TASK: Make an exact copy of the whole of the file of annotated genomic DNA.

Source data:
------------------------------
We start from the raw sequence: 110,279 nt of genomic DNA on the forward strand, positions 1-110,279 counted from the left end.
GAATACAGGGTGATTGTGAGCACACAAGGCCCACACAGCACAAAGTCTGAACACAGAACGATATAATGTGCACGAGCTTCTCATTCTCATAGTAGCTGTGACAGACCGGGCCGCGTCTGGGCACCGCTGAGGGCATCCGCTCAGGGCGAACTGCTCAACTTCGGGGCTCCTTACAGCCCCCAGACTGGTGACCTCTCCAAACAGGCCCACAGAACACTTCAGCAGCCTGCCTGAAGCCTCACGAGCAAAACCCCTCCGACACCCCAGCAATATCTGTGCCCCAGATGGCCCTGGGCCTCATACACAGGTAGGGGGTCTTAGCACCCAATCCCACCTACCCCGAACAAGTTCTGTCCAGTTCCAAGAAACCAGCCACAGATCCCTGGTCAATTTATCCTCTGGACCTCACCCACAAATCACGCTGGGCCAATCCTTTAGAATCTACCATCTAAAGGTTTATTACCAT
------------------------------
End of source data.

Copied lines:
We start from the raw sequence: 110,279 nt of genomic DNA on the forward strand, positions 1-110,279 counted from the left end.
GAATACAGGGTGATTGTGAGCACACAAGGCCCACACAGCACAAAGTCTGAACACAGAACGATATAATGTGCACGAGCTTCTCATTCTCATAGTAGCTGTGACAGACCGGGCCGCGTCTGGGCACCGCTGAGGGCATCCGCTCAGGGCGAACTGCTCAACTTCGGGGCTCCTTACAGCCCCCAGACTGGTGACCTCTCCAAACAGGCCCACAGAACACTTCAGCAGCCTGCCTGAAGCCTCACGAGCAAAACCCCTCCGACACCCCAGCAATATCTGTGCCCCAGATGGCCCTGGGCCTCATACACAGGTAGGGGGTCTTAGCACCCAATCCCACCTACCCCGAACAAGTTCTGTCCAGTTCCAAGAAACCAGCCACAGATCCCTGGTCAATTTATCCTCTGGACCTCACCCACAAATCACGCTGGGCCAATCCTTTAGAATCTACCATCTAAAGGTTTATTACCAT